Archive for July, 2009

July 31st, 2009

It won’t be long before I give up Windows Mobile for good in favour of the HTC Hero and the Android operating system but before I do I thought I would take one last look at what’s out there in terms of mathematical software for the Windows Mobile platform.  I last looked at this back in early 2008 but one or two things have changed since then.

SMath running on Windows Mobile

SMath studio is a very nice free maths application that is being developed by Andrey Ivashov for Windows and Linux (via Mono) desktops  as well as Windows Mobile handhelds.  It installed perfectly on my HTC TyTn II and offers an experience very similar to a simplified version of PTC’s Mathcad and can even handle Mathcad’s .xmcd file format in some cases.  One cool feature to consider is that you can develop calculations on the desktop version (screen shot below) and then carry them around, edit and run them on your Windows Mobile phone (screenshot above).

SMath running on Linux

Andrey has recently released version 0.82 of the software and there are some active forums over at his website in both English and Russian where you can discuss it.  This software is well worth watching in my opinion.  Although I won’t be able to follow the Windows Mobile versions after next week, I’ll definitely be keeping an eye on SMath for Linux and Windows and hope to bring a more detailed review to you at some point in the future.

July 23rd, 2009
July 22nd, 2009

It never ceases to amaze me how researchers manage to find connections between the most seemingly disconnected of things.  A researcher at Manchester University, Bill Lionheart, conducts research into the mathematics of ‘seeing inside things with electricty’ and over at his blog he has a great story which basically says that a certain breed of fish are significantly better at this particular branch of mathematics than we are.

A more detailed version of the story can be found over at the BBC Manchester website

One particular quote I love is “Weakly electric fish are really interesting to us because they have the ability to solve a challenging mathematical problem when catching their food.” as it made me wonder how students would feel if they had to solve challenging mathematical problems in order to get their food :)

July 22nd, 2009

As I navigate through the twists and turns that life brings, I occasionally come across people who seem to be working on some higher plane to everyone else.  Richard Feynman was one of those people.  Richard Kac couldn’t have put it better when he said of Feynman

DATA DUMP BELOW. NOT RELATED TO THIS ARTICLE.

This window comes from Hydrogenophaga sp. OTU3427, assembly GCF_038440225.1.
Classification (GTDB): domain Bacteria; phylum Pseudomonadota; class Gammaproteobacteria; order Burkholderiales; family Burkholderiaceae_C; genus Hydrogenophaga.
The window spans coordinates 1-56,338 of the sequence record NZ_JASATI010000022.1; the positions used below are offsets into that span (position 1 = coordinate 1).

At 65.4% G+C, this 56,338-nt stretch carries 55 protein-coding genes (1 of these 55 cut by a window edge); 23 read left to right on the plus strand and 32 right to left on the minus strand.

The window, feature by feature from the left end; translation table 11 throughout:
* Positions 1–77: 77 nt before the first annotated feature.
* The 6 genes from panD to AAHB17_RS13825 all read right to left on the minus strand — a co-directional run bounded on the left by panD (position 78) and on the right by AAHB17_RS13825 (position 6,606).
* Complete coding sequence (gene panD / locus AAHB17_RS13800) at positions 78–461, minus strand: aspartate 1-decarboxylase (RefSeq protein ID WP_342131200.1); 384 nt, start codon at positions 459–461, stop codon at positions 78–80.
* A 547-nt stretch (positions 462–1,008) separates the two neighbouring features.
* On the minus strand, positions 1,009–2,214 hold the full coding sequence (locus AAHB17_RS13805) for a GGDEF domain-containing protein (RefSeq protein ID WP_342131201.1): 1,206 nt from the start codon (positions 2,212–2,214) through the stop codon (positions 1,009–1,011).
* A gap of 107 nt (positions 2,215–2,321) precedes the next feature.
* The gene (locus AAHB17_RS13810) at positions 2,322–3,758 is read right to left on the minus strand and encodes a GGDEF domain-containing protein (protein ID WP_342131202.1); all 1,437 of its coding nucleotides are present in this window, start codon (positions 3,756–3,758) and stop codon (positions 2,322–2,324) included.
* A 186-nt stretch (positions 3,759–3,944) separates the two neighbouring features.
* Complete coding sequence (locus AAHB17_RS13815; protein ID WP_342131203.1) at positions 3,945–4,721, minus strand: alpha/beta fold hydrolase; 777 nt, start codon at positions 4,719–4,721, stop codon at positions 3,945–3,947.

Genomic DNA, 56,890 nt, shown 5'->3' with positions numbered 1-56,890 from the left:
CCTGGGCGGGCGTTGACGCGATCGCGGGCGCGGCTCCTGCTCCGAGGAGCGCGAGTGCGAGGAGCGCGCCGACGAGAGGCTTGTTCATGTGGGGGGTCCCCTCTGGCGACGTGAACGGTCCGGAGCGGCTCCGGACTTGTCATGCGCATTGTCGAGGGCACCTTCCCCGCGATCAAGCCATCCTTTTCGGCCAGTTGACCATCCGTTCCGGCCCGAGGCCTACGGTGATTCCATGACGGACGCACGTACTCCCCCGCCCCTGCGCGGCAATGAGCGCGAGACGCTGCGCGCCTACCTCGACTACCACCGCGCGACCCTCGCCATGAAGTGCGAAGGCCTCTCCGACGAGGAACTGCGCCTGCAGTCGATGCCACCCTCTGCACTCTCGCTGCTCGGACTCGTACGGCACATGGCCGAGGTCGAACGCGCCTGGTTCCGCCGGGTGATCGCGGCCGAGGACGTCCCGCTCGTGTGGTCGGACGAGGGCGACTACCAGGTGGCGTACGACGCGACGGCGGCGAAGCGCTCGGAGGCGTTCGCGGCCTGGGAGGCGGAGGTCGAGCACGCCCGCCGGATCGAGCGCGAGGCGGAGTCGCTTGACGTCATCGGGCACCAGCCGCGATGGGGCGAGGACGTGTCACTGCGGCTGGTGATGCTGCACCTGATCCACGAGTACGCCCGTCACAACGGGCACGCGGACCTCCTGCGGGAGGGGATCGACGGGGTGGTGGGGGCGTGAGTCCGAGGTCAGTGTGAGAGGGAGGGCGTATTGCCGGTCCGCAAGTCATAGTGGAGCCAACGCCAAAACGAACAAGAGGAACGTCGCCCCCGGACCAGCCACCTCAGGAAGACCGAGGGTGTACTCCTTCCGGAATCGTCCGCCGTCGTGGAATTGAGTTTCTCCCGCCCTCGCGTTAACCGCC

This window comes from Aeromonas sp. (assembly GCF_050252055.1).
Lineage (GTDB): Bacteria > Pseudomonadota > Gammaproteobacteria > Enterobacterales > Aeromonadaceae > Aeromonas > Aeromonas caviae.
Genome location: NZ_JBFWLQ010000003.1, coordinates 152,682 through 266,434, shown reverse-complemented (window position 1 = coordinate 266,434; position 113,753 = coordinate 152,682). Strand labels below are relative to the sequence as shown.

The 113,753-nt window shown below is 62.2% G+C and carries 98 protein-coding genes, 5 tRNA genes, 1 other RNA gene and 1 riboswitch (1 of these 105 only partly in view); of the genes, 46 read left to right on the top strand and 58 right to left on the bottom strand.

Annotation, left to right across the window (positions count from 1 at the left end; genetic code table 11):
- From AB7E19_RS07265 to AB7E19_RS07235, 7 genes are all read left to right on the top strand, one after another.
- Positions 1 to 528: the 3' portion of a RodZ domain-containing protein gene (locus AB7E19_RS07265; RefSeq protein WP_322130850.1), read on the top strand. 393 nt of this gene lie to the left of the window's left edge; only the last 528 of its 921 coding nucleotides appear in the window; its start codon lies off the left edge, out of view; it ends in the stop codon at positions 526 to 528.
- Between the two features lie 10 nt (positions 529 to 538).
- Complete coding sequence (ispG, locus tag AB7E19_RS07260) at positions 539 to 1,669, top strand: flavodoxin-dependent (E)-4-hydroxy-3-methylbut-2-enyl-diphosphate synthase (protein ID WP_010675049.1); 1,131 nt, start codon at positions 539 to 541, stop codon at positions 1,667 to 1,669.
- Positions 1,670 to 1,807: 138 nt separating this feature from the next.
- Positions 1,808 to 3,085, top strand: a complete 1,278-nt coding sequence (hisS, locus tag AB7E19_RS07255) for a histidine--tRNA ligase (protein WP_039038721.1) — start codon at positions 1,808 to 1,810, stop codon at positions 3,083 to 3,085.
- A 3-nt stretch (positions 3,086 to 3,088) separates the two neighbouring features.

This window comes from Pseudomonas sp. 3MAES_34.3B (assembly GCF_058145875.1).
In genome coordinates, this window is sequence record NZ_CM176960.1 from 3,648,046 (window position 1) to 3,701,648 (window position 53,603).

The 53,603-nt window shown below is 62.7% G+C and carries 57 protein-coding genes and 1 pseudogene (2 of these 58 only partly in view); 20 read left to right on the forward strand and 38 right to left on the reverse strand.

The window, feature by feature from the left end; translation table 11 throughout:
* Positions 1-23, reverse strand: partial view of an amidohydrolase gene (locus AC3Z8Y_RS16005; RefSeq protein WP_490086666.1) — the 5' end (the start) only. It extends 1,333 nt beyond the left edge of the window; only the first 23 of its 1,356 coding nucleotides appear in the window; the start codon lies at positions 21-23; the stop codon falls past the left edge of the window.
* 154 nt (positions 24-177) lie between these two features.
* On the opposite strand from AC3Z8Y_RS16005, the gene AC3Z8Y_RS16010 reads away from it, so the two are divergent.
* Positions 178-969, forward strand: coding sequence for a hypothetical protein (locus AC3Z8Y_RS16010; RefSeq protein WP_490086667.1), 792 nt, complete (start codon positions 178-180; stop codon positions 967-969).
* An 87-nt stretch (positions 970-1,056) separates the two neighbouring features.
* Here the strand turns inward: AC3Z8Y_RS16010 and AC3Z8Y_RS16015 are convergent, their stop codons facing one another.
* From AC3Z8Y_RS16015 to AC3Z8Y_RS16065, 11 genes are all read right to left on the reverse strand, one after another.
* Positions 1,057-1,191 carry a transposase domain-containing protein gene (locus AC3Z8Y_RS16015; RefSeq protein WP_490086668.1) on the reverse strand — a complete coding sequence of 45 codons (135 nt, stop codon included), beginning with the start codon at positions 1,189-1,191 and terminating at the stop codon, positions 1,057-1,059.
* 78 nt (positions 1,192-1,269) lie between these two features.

There are two kinds of geniuses: the ‘ordinary’ and the ‘magicians’. An ordinary genius is a fellow whom you and I would be just as good as, if we were only many times better. There is no mystery as to how his mind works. Once we understand what they’ve done, we feel certain that we, too, could have done it. It is different with the magicians. Even after we understand what they have done it is completely dark. Richard Feynman is a magician of the highest calibre.

I never met Feynman of course as he died of cancer back in 1988 when I was only 10 but I have read masses about him.  I first learned about him from my high school physics teacher who lent me a book called Surely You’re Joking Mr Feynman which contained hardly any physics but a lot of stories about a man who was intensely interested in the world about him.  I’ve bought that book several times now because I keep lending it to people who go on to lend it to people!

Not only was Feynman a Nobel prize winner but he was also a first class physics teacher and over 40 years ago he delivered a set of introductory lectures at Caltech which are widely considered to be among the best ever written.  These were later converted to a set of books that have been continuously in print ever since and tend to be on the bookshelves of many people interested in physics.

In 1964 Feynman delivered a different set of lectures called The Character of Physical Law at Cornell University.  This set of lectures was recorded by the BBC and it turns out that Bill Gates recently bought the rights to them.  In a wonderful display of philanthropy Mr Gates has made these lectures freely available to the world on Microsoft’s Project Tuva site.

Sadly, however, the lectures have been delivered via Microsoft’s proprietary Silverlight system.  This is just fine if you are a user of Windows or Mac OS X but Microsoft hasn’t released Silverlight for Linux operating systems.  The practical upshot of this is that if you run Linux on your computer then you can’t watch the lectures.  There is a community effort which is producing a free version of Silverlight (called Moonlight) but sadly Project Tuva doesn’t work on systems running Moonlight (at the time of writing at least).